A whole cluster of Afrocanthium gilfillanii (Velvet Rock Alder) makes a soft, typical feature on the outcrop. These typical Highveld trees were chosen by Mapila, who knew their habitat, and they grew quickly after planting with the irrigation in operation. A couple of years later, these small trees, characteristic of rock outcrops, produce lovely velvety apple-green leaves in spring.
Mapila also chose the well-known Stamvrug (Englerophytum magalismontanum) with its dark green foliage. The edible fruit (Stemfruit) grows on older branches and is still used by farmers to make jelly, syrup, and wine.
Other plantings were done in the crevices of the large sheets of rock, after Mapila had done a survey of the sites. He chose the locally indigenous succulent Crassula swaziensis which he knew would grow in exposed positions in the crevices; and the plants have done well with their perfect rosettes of leaves. Locally indigenous and prolific on Suikerbosrand and the nearby Melville Koppies Nature Reserves, Haemanthus humulis (Rabbits Ears or Velskoenblaar) with their white to pale pink paintbrush flowers were planted in the shade of the figs.
Mapila also selected and placed the evergreen scrambler Ancylobotrys capensis (Wild Apricot) which grows on rock outcrops in very little soil (see Melville Koppies Nature Reserve and the natural ridge at Pretoria National Botanical Gardens). It has beautiful creamy white flowers with the lower outer part of the corolla tube tinged with orange. The flowers have a particularly special strong fragrance that can be detected from a distance.
One of the most unusual plants that was grown at Random Harvest and has flourished in fissures of the rock outcrops is the strange Bell Stapelia (Stapelia leendertziae) which is rare in the wild but easy to grow. It has a putrid smell and two of its other common names are Leendertz’s Carrion Flower and Aasklok. Its foul smell attracts flies which are believed to be its pollinators. Its flowers are large bell-shaped tubes, shiny smooth on the outside and wrinkled and velvety with a deeper colour inside. The flowers are maroon to blackish purple, also the colour of carrion. It favours crevices in rocks often underneath woody vegetation. Its succulent stems are erect with 4-angled ridges and soft teeth; they are leafless.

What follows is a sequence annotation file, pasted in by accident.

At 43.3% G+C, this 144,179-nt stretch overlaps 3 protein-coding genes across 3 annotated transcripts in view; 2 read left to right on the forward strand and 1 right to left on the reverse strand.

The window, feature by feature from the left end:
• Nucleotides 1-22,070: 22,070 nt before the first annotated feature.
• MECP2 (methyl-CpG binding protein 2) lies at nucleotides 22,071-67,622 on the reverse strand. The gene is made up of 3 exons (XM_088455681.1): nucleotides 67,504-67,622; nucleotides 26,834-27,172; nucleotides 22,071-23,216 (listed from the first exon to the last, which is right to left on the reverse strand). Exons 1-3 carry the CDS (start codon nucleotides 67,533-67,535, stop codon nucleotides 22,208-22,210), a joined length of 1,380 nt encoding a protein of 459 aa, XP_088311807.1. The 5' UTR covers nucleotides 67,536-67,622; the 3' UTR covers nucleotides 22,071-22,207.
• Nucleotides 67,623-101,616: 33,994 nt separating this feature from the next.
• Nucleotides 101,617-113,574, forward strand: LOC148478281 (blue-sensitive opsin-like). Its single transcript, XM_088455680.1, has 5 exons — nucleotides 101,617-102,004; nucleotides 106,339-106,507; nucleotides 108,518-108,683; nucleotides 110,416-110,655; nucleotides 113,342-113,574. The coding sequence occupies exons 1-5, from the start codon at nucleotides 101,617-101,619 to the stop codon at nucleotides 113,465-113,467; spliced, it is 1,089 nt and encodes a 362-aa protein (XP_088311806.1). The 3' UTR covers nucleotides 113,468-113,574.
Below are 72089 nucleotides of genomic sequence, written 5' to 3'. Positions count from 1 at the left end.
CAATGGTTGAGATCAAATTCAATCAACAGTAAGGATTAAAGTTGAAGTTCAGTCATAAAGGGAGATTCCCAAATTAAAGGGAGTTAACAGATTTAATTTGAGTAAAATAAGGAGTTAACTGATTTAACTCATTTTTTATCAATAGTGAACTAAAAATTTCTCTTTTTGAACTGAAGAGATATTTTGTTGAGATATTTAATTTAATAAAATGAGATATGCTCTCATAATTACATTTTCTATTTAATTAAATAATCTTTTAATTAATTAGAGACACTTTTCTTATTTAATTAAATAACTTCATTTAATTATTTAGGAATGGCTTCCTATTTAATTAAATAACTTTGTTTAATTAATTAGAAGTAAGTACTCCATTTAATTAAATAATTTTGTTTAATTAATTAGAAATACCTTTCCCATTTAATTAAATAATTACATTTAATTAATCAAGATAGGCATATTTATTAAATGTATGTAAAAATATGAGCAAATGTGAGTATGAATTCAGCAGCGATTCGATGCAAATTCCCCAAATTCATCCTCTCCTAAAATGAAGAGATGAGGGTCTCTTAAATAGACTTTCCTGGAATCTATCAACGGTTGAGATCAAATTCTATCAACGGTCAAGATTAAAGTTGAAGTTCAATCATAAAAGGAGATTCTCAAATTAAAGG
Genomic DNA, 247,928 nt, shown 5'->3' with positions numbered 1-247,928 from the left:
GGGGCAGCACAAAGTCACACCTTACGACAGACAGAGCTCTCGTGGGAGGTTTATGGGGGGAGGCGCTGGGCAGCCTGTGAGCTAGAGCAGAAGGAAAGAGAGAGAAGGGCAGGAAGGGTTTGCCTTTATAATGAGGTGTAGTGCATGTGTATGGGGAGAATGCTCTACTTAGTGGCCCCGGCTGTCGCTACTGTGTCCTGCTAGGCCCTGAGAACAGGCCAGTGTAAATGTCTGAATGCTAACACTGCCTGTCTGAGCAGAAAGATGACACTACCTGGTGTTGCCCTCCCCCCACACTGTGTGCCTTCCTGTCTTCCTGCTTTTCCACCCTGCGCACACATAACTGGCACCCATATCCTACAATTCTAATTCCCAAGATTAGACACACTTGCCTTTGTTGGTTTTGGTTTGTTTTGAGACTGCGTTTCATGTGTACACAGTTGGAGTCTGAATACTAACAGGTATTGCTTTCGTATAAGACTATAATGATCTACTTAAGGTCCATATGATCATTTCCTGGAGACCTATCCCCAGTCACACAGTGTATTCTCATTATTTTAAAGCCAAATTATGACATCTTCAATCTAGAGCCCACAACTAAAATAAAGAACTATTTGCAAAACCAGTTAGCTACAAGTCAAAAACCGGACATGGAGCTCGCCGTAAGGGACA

A perennial shrublet which is extremely attractive and was grown at Random Harvest is Plumbago zeylanica (Wild White Plumbago) which is believed to prefer shade, but at Wild Fig it is on the edges of the sheets of rock in the full sun. It is a scrambling shrublet (with sticky hairs on its calex, like the ornamental variety) but its white flowers are much smaller and more delicate. The rock outcrop serves as a marvelous backdrop for this lovely plant, selected by Mapila, the flowers of which are lightly scented and close at night, re-opening the next day and attracting butterflies. It flowers over a six-month period from spring to summer on the Highveld.
There were aloes on the rocky outcrops before they started the revegetating and Aloe greatheadii, which could be the local Aloe davyana, (there are several aloes that have similar forms) has seeded itself. Another succulent that was planted is Sanseveria pearsonii (Spiky Mother-in-laws-tongue). Several other species of aloes have been planted in the rock fissures. In summer there is no need to water the rock outcrops and the drainage is good.
There is abundant wildlife on these rock outcrops including lizards, colourful butterflies and other insects, and a large Rain Spider nest in one of the wild figs. A large moth populations also inhabits the sites.
Adapted from original article and photographs by Carol Knoll
For more information on the plants featured, please visit our plant catalogue. Locally adapted plants support a wide variety of organisms and benefit the local ecosystem. Random Harvest provides an extensive range of indigenous (including locally indigenous) plants to help landscapers create sustainable environmental solutions for office parks and other urban developments. Contact us on 082 553 0791 or [email protected] for more information.